- if you are washing it is better to swish them through warm water rather than putting them through a vigorous machine wash as it reduces fraying
- some people like the fabrics not pre-washed as the sizing stays in and makes the fabric a little firmer to sew while some liked the sizing out as it reduces the creasing of the fabric and makes it easier to iron
- washing is helpful for removing the fold line that fabrics have when they come off a bolt
- ‘Run Away” is a really good product to have on hand in case of a colour run emergency – it is available at most supermarkets, os pop some in your laundry cupboard as speed of use is helpful !
You can Google to more opinions and information. Basically it seems to come down to personal preference, what the quilt is going to be used for and what combination of fabrics you are using.
Always having been an admirer of the old treadle sewing machines, I found finally found myself the proud owner of one in November 2012. In fantastic original condition, the drawers included the original instruction booklet, the shuttle bobbin, original bobbins, old-fashioned machine gadgets still in the original wax paper, and an array of more ‘modern’ feet.
Purchased off an English couple who had brought it to New Zealand a number of years ago, the machine had not been used in years, but had its ‘joints’ kept fluid with motorcycle grease. A quick mend of the leather treadle strap, some modern sewing machine oil and a loving polish brought her back to her former glory. Yes, she started off as ‘as machine’, but really, ‘it’ became a ‘she’ through her sheer presence and gorgeousness.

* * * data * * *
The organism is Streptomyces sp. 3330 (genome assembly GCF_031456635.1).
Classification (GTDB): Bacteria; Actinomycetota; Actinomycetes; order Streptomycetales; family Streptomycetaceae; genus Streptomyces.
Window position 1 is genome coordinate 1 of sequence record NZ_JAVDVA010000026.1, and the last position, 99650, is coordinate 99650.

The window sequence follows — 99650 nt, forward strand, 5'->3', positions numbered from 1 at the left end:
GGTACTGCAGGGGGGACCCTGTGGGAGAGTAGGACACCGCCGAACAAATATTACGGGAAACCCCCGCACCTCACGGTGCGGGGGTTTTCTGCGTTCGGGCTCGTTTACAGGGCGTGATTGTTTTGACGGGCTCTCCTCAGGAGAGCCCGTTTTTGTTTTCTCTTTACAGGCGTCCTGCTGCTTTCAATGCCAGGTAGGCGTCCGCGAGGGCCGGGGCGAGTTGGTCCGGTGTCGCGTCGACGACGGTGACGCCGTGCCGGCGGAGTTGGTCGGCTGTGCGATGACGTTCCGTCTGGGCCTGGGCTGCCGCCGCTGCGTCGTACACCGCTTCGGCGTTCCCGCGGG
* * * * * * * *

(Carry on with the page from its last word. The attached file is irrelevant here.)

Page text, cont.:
As with all singer sewing machines, she could be dated with her serial number – placing her date of manufacture in Glasgow in 1896. She is a Model 27, with a vibrating boat shuttle, and sews only forward - using lockstitch. A ‘coffin top’ adds to her uniqueness; unlike later models, the machine head does not fold down into the table.
Having been guided into how to ‘treadle’, it was high time to get creative. Having quite a bit of calico handy, some pretty, vintage-like fat quarters and an outline of how to create a ‘flying geese’ pattern, I got busy on the treadle. And it was all quite easy.
I loved the rhythm of the treadle, learnt what happens when you stop that rhythm (uh, oh), loved the little-train cadence of the ‘tick, tick, tick’ that the machine makes when it sews and was fascinated by the movement of the tiny plates and cogs when you have to fill up the bobbin (quite often) again. In short, I love sewing on such a beautiful piece of very straight-forward engineering created 117 years ago.
The top was created on the treadle, and side strips were added to make the quilt a bit larger. I also used whatever was left, bits of calico and some fabric remnants to sew together a backing piece as well. In keeping with the modern-but-vintage theme, I hand quilted it in blue thread, and so the ‘treadle quilt’ was created; a friendly vintage-modern piece that makes people smile and marvel at the genius of a fantastic little antique sewing machine.
At our meeting last week Mary talked about ways to use selvages and got us all inspired to start collecting!
She started off using a free downloadable pattern called “Red Zinger”. You can now buy this pattern from www.etsy.com/people/KarenGriskaQuilts If you Goggle “Red Zinger Quilts” you will find lots and lots of versions to inspire you to get going on one. This is one of Mary’s blocks.
It is a good idea to cut about 1” of selvage off each fabric – it gives a nicer effect if you can see some of the original fabric design too. Even keep bits with no words or colour dots – they all add to the effect and the collection. You can also use a selvage that is printed to the very edge with no words as that will give your work a break from white and words.